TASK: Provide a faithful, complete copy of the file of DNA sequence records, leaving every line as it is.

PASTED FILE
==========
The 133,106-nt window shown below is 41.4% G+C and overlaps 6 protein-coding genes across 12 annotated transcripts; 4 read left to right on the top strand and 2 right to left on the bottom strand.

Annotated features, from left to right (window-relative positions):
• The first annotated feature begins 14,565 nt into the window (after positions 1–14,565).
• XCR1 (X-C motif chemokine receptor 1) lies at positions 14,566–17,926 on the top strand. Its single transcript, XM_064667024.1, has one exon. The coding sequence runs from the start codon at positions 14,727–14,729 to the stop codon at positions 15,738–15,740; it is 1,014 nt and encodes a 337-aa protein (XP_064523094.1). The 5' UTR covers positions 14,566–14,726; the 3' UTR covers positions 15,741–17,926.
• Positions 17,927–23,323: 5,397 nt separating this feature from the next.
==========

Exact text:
The 133,106-nt window shown below is 41.4% G+C and overlaps 6 protein-coding genes across 12 annotated transcripts; 4 read left to right on the top strand and 2 right to left on the bottom strand.

Annotated features, from left to right (window-relative positions):
• The first annotated feature begins 14,565 nt into the window (after positions 1–14,565).
• XCR1 (X-C motif chemokine receptor 1) lies at positions 14,566–17,926 on the top strand. Its single transcript, XM_064667024.1, has one exon. The coding sequence runs from the start codon at positions 14,727–14,729 to the stop codon at positions 15,738–15,740; it is 1,014 nt and encodes a 337-aa protein (XP_064523094.1). The 5' UTR covers positions 14,566–14,726; the 3' UTR covers positions 15,741–17,926.
• Positions 17,927–23,323: 5,397 nt separating this feature from the next.